"The profit motive suggests to many concerned leaders that science and technology are of crucial importance for the future health of their nations" (Nussbaum 7). There is nothing inherently wrong with Nussbaum's assertion, but the consequences of this believe place all that is not science or technology under a finer microscope.

While there is nothing wrong with doing service for others, we ought also retain a sense that we are not just handmaids, but messengers and kings (or queens, if you will) in our own right. The thought that we have no other purpose than to serve STEM fields and even social sciences is depressing, and if I think about it too long I begin to wonder what I'm doing here. I could have gotten my degree in technical writing and been done with it, if that was the only purpose I could possibly fulfill in pursuing a BA instead of a BS. We must be more than the place to which engineers (and others) outsource their writing, but in turn, "Universities are finding it increasingly easy to redline the humanities" (Waters 17). To keep ourselves in the game we are being forced to justify our existence in relation to the thoroughly quantifiable output of our scientific and mathematical colleagues. I do not feel out of line in suggesting we should not have to do this. Lindsay Waters suggests that a large part of the humanities is learning critical judgment (31-33); this is our purpose, not only with those within our fields but our duty to anyone we influence, whether it the underclassmen crammed into their literature service course or perhaps curious upperclassmen that are venturing outside their field - it may also be a curious public, wondering what we have to contribute to the conversation on contemporary issues. If we are to remain relevant, we cannot stay in hiding, and we cannot diminish ourselves to a place behind and to to the left of science. We can affirm our place by advocating the quality of research over quantity, by balancing teaching with scholarship, by investing in our students beyond the numbers they produce for our department. We are more than just the “watchful stewardship” that Nussbaum suggests; we must also contribute to the "culture of creative innovation” (10) or risk being undermined as fluffy and obsolete.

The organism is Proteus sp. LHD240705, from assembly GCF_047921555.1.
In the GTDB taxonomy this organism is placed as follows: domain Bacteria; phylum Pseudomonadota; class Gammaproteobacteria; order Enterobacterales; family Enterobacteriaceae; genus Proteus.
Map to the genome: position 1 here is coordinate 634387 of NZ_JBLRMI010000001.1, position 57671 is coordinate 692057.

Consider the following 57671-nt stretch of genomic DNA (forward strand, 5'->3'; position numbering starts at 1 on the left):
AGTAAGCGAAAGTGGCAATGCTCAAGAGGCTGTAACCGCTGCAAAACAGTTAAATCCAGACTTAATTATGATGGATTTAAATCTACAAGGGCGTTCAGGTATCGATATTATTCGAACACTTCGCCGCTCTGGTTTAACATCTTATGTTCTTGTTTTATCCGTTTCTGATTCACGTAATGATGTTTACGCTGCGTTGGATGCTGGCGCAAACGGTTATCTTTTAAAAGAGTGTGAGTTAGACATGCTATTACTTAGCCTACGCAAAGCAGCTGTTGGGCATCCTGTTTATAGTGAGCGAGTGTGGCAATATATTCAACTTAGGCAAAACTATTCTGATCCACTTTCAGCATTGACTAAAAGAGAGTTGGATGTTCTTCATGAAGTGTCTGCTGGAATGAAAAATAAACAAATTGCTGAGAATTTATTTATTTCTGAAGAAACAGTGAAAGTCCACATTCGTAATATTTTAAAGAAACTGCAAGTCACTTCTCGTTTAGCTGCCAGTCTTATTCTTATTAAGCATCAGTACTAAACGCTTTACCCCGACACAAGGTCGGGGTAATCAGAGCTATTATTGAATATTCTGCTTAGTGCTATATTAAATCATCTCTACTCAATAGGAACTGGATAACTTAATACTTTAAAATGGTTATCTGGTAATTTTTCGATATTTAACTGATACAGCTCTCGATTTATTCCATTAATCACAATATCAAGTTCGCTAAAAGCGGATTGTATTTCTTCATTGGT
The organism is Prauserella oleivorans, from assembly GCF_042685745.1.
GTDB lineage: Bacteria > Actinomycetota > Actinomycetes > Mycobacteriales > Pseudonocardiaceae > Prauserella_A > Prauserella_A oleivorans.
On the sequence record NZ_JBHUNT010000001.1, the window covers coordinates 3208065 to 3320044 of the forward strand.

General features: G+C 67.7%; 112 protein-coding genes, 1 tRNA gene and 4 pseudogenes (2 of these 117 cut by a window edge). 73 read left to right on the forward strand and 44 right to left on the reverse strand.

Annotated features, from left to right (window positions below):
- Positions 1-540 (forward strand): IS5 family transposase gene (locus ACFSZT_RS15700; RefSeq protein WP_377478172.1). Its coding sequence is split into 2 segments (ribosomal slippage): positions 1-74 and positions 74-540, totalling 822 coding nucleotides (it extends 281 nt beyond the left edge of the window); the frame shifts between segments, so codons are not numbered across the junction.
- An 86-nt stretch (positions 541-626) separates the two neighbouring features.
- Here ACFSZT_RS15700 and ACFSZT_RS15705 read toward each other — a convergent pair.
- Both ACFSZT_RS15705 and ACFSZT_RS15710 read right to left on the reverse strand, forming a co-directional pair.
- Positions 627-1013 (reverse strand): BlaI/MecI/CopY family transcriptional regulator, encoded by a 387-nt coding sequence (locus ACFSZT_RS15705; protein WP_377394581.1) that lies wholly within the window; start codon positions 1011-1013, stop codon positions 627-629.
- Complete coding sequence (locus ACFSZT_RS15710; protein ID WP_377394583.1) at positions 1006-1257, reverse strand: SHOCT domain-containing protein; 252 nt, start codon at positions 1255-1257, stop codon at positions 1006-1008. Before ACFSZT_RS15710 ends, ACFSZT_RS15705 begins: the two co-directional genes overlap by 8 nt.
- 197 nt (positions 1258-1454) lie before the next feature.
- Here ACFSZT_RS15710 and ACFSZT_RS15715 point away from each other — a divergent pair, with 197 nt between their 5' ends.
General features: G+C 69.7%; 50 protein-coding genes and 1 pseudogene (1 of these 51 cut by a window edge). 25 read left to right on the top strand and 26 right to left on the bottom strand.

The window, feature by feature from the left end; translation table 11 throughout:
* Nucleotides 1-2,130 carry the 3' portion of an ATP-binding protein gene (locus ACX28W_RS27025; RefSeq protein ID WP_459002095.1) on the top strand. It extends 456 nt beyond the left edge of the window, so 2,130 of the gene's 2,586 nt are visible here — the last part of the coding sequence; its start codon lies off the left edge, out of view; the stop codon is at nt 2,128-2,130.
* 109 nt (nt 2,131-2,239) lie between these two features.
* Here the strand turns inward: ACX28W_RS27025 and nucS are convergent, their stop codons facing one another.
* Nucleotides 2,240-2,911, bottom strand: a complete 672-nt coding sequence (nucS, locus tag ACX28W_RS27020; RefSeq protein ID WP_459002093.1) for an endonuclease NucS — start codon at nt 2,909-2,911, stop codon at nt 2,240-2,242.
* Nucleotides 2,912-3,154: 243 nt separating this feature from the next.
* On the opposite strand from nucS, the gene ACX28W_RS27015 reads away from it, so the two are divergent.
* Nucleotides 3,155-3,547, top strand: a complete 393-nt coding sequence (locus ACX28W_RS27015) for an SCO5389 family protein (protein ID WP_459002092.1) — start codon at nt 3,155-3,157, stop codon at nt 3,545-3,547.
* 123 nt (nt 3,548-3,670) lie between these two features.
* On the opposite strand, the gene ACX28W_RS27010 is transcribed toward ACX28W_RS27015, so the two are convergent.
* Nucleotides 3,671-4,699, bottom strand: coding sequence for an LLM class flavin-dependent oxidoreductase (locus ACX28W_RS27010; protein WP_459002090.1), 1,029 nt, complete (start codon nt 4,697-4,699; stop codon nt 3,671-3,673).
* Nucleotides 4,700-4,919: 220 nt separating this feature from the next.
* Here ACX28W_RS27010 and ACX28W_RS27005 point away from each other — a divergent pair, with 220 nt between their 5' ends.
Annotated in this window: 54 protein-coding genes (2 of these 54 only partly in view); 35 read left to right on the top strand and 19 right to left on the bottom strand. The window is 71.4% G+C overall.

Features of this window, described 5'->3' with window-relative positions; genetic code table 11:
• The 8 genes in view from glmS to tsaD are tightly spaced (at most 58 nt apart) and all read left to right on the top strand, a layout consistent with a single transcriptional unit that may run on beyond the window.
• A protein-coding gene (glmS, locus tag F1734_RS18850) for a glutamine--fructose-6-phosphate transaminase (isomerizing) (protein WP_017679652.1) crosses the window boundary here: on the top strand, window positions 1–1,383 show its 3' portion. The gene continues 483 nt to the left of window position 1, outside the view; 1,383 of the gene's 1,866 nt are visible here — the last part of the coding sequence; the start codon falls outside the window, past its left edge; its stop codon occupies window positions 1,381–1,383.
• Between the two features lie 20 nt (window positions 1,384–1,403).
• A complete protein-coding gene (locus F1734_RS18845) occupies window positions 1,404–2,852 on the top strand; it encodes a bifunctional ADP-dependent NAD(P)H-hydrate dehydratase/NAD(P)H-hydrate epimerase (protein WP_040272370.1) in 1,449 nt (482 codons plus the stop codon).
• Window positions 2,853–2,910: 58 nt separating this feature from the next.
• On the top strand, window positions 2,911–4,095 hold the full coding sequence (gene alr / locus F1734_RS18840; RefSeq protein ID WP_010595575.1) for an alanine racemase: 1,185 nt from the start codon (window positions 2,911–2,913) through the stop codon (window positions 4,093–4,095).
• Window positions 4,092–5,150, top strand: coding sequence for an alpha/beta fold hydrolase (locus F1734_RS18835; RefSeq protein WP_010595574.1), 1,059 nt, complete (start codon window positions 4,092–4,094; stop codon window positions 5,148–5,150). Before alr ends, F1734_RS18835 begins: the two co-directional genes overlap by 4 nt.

"Right now, if you’re going to get a real education, you may have to be aggressive and assertive" (Edmundson) - if we want to be able to GIVE a real education, we will have to become as aggressive and assertive as Edmundson urges our students to be.

Works Cited

Edmundson, Mark. “Who Are You and What Are You Doing Here?” The Oxford American. 22 Aug 2011. Web.

Fuller, Steve. "The Sociology of Intellectual Life." Themes and Contestations in Contemporary Academic Inquiry. 30 Oct 2011. Web.

Nussbaum, Martha C. Not for Profit: Why Democracy Needs the Humanities. Princeton, NJ: Princeton University Press, 2010. Print.

Popper, Karl R. The Open Society and its Enemies: Revised Edition. Princeton, NJ: Princeton University Press, 1950. Print.

Waters, Lindsay. Enemies of Promise: Publishing, Perishing, and the Eclipse of Scholarship. Chicago: Prickly Paradigm Press, 2004. Print.